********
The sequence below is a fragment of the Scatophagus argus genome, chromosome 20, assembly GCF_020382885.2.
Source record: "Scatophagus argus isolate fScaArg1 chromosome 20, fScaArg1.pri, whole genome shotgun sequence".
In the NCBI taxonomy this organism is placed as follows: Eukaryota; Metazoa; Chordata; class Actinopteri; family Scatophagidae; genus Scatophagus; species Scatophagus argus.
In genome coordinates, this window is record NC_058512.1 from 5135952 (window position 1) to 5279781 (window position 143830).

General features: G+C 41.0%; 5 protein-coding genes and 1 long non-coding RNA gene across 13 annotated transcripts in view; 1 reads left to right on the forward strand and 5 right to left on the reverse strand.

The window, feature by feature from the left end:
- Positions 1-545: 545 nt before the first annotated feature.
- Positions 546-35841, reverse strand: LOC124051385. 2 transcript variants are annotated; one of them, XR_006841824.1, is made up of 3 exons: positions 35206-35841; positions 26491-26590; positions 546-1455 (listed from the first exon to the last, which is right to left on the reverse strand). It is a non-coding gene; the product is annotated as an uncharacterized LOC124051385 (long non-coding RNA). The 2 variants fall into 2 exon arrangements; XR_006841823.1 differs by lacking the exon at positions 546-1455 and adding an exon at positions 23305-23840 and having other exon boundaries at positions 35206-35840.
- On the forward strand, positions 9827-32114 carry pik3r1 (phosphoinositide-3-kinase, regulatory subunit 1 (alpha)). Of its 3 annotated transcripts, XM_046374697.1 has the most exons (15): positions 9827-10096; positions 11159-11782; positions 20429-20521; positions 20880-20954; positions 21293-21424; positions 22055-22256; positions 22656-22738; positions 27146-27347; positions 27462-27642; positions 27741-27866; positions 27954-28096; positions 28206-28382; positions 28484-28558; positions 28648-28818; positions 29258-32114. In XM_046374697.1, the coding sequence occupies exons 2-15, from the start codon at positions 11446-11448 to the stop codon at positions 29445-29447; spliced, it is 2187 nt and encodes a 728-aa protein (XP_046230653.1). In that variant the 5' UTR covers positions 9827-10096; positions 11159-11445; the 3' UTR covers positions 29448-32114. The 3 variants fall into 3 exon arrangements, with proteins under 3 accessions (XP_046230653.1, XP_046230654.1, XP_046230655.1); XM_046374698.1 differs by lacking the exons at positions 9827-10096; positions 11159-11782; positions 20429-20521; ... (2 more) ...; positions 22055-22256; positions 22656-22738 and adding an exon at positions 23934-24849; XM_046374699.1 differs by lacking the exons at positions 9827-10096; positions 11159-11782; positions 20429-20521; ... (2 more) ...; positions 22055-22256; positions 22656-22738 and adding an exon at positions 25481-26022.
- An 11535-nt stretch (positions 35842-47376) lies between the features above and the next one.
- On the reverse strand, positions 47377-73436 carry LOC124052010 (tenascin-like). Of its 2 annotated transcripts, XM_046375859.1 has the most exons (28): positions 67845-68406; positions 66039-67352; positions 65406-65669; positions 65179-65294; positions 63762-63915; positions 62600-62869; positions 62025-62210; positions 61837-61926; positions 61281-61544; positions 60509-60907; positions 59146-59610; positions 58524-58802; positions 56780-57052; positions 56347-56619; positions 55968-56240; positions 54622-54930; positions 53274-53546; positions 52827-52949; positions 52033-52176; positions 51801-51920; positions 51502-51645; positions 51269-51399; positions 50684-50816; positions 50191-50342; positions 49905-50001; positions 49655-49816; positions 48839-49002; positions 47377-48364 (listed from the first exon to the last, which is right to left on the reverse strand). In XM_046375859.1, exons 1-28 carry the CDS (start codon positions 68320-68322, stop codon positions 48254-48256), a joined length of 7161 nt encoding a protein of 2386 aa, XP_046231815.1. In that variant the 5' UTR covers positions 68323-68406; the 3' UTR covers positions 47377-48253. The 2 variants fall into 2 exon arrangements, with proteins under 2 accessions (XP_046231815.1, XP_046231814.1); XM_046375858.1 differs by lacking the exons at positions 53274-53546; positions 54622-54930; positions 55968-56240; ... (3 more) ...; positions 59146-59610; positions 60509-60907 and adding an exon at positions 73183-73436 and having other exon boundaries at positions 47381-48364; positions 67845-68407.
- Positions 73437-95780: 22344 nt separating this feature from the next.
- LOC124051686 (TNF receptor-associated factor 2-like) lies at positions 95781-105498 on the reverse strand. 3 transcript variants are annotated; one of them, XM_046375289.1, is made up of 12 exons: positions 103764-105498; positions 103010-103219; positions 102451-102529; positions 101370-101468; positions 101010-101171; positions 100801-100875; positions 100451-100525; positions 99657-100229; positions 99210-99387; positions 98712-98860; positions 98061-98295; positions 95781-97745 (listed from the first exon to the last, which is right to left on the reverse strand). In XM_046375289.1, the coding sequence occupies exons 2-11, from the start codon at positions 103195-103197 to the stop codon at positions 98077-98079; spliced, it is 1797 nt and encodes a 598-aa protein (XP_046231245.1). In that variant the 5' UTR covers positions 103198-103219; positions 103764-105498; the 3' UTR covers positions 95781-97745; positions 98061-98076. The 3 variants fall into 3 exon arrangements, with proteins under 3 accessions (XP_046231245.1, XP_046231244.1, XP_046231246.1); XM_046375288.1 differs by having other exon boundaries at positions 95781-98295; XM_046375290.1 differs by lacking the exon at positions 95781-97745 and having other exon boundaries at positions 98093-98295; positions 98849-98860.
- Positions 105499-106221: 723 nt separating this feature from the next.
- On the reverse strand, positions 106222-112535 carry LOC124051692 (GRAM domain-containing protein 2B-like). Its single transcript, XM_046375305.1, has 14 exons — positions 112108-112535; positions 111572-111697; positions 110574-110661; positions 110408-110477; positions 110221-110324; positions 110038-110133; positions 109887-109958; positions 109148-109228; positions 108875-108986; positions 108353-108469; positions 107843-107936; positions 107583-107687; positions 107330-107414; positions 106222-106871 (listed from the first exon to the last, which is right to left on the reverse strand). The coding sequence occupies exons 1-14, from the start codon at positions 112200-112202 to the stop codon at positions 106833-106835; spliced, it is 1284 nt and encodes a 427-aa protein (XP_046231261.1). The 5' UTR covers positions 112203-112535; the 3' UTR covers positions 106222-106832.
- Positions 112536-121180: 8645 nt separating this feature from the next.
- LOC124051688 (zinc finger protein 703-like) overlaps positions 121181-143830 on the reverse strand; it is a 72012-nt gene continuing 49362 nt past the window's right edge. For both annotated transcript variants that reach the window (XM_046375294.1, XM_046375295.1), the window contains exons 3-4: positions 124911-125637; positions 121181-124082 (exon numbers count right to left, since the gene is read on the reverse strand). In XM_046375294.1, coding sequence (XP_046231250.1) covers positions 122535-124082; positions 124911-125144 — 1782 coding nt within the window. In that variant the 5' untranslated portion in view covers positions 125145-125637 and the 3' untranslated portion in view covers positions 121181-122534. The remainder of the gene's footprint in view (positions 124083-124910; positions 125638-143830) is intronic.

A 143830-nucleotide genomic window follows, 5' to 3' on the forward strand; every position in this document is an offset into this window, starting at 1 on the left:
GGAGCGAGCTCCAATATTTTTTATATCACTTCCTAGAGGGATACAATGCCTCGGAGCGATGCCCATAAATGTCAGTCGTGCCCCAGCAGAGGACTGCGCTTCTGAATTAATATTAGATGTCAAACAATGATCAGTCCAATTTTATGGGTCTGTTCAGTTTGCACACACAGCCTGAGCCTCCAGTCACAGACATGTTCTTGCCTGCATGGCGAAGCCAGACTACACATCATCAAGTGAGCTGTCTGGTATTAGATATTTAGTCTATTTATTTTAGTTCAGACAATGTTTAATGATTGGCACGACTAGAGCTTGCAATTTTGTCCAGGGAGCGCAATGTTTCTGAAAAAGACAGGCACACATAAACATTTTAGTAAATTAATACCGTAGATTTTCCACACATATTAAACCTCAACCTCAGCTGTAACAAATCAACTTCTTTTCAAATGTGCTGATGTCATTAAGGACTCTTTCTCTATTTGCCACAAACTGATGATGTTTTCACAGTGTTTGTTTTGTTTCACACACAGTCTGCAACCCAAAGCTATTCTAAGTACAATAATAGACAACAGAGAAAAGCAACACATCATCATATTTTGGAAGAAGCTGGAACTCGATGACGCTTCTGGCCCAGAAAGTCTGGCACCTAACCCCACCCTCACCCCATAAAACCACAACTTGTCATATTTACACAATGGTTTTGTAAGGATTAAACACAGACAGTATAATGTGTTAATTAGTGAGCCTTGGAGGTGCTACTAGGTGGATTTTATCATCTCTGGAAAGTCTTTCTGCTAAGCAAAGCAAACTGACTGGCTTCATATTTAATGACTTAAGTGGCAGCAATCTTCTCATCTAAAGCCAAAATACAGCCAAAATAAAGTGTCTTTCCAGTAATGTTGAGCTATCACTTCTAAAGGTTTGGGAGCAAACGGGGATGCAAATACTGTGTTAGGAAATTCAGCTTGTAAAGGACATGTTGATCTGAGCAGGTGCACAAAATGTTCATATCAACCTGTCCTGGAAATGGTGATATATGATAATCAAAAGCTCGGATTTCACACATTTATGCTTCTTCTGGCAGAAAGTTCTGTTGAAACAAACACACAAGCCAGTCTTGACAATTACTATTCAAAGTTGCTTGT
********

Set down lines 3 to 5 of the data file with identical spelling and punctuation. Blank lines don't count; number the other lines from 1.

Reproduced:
In the NCBI taxonomy this organism is placed as follows: Eukaryota; Metazoa; Chordata; class Actinopteri; family Scatophagidae; genus Scatophagus; species Scatophagus argus.
In genome coordinates, this window is record NC_058512.1 from 5135952 (window position 1) to 5279781 (window position 143830).

General features: G+C 41.0%; 5 protein-coding genes and 1 long non-coding RNA gene across 13 annotated transcripts in view; 1 reads left to right on the forward strand and 5 right to left on the reverse strand.